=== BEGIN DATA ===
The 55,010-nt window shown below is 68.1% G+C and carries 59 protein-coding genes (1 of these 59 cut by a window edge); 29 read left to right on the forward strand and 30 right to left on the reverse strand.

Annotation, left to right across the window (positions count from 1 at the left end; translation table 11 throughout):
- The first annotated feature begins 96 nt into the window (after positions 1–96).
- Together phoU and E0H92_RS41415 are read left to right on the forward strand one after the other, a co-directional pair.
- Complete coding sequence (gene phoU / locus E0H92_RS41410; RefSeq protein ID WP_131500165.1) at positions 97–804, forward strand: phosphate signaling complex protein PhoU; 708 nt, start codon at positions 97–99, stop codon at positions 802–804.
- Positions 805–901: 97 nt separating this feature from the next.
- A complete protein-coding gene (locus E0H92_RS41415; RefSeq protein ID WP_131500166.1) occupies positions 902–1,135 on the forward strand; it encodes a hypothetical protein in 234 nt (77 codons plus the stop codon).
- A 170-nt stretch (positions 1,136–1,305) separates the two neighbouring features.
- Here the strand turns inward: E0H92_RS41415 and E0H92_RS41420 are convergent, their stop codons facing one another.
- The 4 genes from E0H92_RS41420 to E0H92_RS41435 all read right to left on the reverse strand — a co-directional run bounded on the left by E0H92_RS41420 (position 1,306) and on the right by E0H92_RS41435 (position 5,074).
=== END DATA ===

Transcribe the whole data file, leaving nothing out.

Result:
The 55,010-nt window shown below is 68.1% G+C and carries 59 protein-coding genes (1 of these 59 cut by a window edge); 29 read left to right on the forward strand and 30 right to left on the reverse strand.

Annotation, left to right across the window (positions count from 1 at the left end; translation table 11 throughout):
- The first annotated feature begins 96 nt into the window (after positions 1–96).
- Together phoU and E0H92_RS41415 are read left to right on the forward strand one after the other, a co-directional pair.
- Complete coding sequence (gene phoU / locus E0H92_RS41410; RefSeq protein ID WP_131500165.1) at positions 97–804, forward strand: phosphate signaling complex protein PhoU; 708 nt, start codon at positions 97–99, stop codon at positions 802–804.
- Positions 805–901: 97 nt separating this feature from the next.
- A complete protein-coding gene (locus E0H92_RS41415; RefSeq protein ID WP_131500166.1) occupies positions 902–1,135 on the forward strand; it encodes a hypothetical protein in 234 nt (77 codons plus the stop codon).
- A 170-nt stretch (positions 1,136–1,305) separates the two neighbouring features.
- Here the strand turns inward: E0H92_RS41415 and E0H92_RS41420 are convergent, their stop codons facing one another.
- The 4 genes from E0H92_RS41420 to E0H92_RS41435 all read right to left on the reverse strand — a co-directional run bounded on the left by E0H92_RS41420 (position 1,306) and on the right by E0H92_RS41435 (position 5,074).